Cancellation of the No 1 investment deal: an investment trend in Belarus
Belarus is advertised as a country with a favorable investment climate and transparent business environment. However, a series of contract terminations with investors from different countries casts doubts about the declared positive attitude to foreign capital and becomes a warning signal to other potential investors in Belarus.
Minsk authorities sent a notice to the Lithuanian Ukio Banko Investicij Grupe (UBIG) investment group about termination of the investment agreement. Investor is preparing to file a lawsuit in the International Court of Arbitration in Stockholm, demanding compensation.
Last week, Belarus decided to terminate two iconic investment projects. Minsk City Council was requested to terminate the investment agreement between Belarus and JV “Minsk-City”, also a termination notice has been sent to a Lithuanian investment group Ukio Banko Investicij Grupe (UBIG) regarding previously investment agreement signed.
The two events make several important points.
Firstly, smooth implementation of a project can be guaranteed neither by a company’s international reputation, nor by personal relationships with the head of state. Irrelevant of the fact that behind the JV “Minsk-City” was a well-known Russian company “Itera” and its management had often met with President Lukashenko personally, the investment agreement was terminated. Absolutely the same applies to the second case.
Secondly, investments in industry are extremely rare. There are examples of successful projects, but they are rare. There were seven major projects of the kind implemented in Belarus. For a country with 9.5 million population and favorable geographical location it is nothing. As a rule, investments are in commercial and residential real estate construction, which experience problems due to the global crisis and local financial problems. This nature of investment is responsible for a high speculative component when projecting the incoming capital.
Thirdly, the local authorities strongly inhibit the relations with potential investors. Most of all, officials look at investors as ‘milking’ cows and a way to solve local problems. They do not want a long-term co-operation. Small and medium investors face with striking examples of inconsistencies between the economic expediency and the requirements of the local authorities. Add to this the extreme intransigence on global projects due to various problems. Neither global nor local crisis exists for the local officials in Belarus, changes are not allowed, even if the economic benefits from the project are not feasible any more.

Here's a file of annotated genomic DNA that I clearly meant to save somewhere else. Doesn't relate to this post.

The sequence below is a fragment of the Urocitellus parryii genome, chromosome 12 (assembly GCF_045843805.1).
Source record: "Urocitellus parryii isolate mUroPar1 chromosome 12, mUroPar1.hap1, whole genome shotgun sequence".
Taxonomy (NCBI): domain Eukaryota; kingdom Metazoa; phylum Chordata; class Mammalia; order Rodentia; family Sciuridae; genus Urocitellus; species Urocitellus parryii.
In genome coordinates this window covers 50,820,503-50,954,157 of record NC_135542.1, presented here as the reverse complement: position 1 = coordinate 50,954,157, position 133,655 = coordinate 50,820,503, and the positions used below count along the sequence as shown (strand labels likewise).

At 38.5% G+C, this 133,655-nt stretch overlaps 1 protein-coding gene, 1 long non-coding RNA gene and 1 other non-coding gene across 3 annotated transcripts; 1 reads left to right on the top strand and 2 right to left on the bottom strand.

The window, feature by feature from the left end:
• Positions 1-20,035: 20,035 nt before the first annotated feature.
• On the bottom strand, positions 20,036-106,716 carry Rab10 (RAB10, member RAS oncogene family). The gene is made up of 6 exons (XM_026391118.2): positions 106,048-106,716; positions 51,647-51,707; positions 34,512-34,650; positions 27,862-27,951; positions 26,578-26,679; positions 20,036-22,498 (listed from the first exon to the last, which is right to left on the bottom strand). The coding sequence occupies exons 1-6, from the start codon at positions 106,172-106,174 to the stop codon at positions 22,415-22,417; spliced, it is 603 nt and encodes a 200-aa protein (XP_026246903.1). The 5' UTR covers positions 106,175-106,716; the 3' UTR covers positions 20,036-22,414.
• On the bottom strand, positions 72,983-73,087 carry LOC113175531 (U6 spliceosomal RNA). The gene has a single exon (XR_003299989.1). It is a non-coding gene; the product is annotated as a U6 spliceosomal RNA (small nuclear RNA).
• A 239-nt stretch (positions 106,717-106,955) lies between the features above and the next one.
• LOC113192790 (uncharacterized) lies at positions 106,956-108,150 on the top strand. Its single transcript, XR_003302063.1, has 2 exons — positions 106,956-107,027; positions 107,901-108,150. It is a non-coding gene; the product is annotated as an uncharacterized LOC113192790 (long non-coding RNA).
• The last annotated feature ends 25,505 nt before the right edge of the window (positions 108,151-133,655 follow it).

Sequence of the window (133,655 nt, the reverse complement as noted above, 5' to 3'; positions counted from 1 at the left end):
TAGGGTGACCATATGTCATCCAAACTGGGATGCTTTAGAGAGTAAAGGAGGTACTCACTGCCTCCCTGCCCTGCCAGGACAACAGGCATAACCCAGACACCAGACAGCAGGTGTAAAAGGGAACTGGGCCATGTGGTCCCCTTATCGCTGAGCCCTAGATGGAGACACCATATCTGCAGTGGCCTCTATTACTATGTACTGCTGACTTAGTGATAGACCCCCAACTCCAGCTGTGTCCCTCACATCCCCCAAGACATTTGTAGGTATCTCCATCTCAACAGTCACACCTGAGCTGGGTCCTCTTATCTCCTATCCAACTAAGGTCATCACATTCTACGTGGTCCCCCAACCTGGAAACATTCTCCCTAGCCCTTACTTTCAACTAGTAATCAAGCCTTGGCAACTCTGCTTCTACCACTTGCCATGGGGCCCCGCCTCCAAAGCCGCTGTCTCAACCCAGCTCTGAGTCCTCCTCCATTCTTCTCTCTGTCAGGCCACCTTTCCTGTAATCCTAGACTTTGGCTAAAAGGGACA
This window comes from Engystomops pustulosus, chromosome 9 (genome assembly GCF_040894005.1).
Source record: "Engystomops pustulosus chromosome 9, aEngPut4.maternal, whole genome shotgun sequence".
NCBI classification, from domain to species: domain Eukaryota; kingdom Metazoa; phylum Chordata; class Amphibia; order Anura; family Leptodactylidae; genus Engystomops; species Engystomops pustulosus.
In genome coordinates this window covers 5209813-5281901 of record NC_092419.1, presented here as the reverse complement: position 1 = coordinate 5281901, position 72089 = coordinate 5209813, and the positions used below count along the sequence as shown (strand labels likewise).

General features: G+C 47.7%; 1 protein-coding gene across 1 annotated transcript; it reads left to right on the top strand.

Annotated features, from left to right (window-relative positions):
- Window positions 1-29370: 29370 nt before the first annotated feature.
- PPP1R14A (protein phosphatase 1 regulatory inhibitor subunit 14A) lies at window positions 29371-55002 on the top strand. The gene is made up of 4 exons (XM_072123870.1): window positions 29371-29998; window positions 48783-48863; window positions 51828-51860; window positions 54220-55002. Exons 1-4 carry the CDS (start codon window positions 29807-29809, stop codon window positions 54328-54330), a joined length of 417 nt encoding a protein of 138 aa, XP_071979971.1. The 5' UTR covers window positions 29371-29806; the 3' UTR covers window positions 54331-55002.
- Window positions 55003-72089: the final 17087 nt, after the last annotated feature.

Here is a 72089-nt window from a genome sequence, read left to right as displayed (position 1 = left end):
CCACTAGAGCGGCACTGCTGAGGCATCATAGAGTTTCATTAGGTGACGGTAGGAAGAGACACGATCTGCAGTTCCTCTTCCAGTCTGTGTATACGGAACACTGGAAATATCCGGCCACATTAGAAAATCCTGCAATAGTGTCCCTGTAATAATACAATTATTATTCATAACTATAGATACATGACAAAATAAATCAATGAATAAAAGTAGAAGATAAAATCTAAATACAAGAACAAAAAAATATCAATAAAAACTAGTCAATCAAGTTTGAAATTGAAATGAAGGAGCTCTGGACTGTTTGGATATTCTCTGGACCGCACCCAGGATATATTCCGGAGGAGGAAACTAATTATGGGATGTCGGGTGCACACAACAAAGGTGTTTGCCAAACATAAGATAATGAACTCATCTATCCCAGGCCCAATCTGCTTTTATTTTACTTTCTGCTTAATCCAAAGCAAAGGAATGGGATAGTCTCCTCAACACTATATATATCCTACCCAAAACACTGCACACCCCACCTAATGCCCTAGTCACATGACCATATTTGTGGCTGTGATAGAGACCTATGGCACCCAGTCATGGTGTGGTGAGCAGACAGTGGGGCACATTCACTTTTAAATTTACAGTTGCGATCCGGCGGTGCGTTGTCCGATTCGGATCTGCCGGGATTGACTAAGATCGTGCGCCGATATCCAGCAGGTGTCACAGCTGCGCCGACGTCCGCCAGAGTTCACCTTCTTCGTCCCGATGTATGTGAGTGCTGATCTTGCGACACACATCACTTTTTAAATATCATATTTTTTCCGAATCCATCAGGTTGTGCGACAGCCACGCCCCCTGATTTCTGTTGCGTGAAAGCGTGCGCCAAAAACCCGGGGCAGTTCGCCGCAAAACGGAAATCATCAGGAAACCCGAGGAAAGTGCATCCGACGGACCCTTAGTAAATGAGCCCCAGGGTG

Therefore it is a vicious circle. Large capital investment, which could contribute to the modernization of the economy, is not coming to Belarus due to a very special attitude towards investors, and the coming investments are designed to make profit as fast as possible because of the high risk projects. And there is no way this circle could be broken.
The Belarusian authorities regard the Catholic conference as yet another international event to promote Minsk as a global negotiating platform. Minsk’s proposal to organise a meeting between the Roman-Catholic Church and the Russian Orthodox Church is rather an image-making undertaking than a serious intention. However, the authorities could somewhat extend the opportunities for the Roman-Catholic Church in Belarus due to developing contacts with the Catholic world.
Minsk is attempting to lay out a mosaic from various international religious, political and sportive events to shape a positive image of Belarus for promoting the Helsinki 2.0 idea.
Belarus’ invitation to the head of the Holy See for a meeting with the Patriarch of the Russian Orthodox Church should be regarded as a continuation of her foreign policy efforts in shaping Minsk’s peacekeeping image and enhancing Belarus’ international weight. The Belarusian authorities are aware that their initiative is unlikely to find supporters among the leadership of the Russian Orthodox Church in Moscow. In Russia, isolationist sentiments prevail.
In addition, for domestic audiences, the authorities make up for the lack of tangible economic growth with demonstrations of growth in Minsk’s authority at international level through providing a platform for religious, sportive and other dialogues.